And they said, What one is there of the tribes of Israel that came not up to Mizpeh to the LORD? And, behold, there came none to the camp from Jabeshgilead to the assembly.8. Jabesh-gilead] This ancient city, Jabesh of G., is only mentioned again in connexion with the history of Saul, 1 Samuel 11:1 ff; 1 Samuel 31:11 ff., 2 Samuel 2:5 f., Jdg 21:12 f. The name survives in the Wâdi el-Jâbis, about half way between the Yarmuk and the W. Zerḳâ (Jabbok); the city probably lay in the upper part of the valley where it reaches the highlands of Gilead, a nights march from Beth-shean (= Bçsân) across the Jordan, 1 Samuel 31:12. It has been suggested that this narrative of the war against Jabesh was dictated by Judaean animosity against Saul1; but it is clear that the narrative dates from a period later than that of the kingdom of Judah. At the same time we cannot deny that the writer, in singling out Jabesh for punishment, may have remembered its ancient loyalty to Saul (so Moore).
 So recently, Kittel, Gesch. des Volkes Israel2 (1909), p. 23.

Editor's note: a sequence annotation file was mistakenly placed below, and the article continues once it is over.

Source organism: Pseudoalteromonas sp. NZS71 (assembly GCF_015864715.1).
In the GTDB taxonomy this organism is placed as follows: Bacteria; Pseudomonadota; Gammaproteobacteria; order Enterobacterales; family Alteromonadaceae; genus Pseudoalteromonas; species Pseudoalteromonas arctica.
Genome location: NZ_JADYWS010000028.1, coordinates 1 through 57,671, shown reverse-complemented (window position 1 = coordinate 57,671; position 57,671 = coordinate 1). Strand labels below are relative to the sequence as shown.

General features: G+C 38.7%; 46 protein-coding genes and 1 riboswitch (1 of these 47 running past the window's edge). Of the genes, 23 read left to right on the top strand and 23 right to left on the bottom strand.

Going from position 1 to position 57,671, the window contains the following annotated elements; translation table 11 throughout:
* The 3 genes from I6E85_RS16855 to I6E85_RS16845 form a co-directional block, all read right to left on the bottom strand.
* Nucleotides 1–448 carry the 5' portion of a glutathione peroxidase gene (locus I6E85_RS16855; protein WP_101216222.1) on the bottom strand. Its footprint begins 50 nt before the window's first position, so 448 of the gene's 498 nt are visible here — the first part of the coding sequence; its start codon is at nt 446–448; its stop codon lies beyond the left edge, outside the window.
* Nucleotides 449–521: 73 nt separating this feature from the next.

For the people were numbered, and, behold, there were none of the inhabitants of Jabeshgilead there.9. were numbered] Cf. Jdg 20:15; Jdg 20:17.
And the congregation sent thither twelve thousand men of the valiantest, and commanded them, saying, Go and smite the inhabitants of Jabeshgilead with the edge of the sword, with the women and the children.10. twelve thousand men] No doubt reckoning 1000 men from each tribe, cf. Numbers 31:4 f.; the writer forgot that Benjamin could not be counted.
And this is the thing that ye shall do, Ye shall utterly destroy every male, and every woman that hath lain by man.11. And this is the thing … do] Similarly Jdg 20:9.
ye shall utterly destroy] The city and all its inhabitants were to become ḥérem, placed under the ban, for not taking part in the holy war against Benjamin; cf. Jdg 20:48 n. This episode is based upon Numbers 31:7; Numbers 31:17 f. (a late stratum of P). The writer again betrays his forgetfulness: he fails to copy his model in the important particular ye shall keep alive the virgins for yourselves Numbers 31:18. The words are accordingly supplied by LXX. cod. B and mss.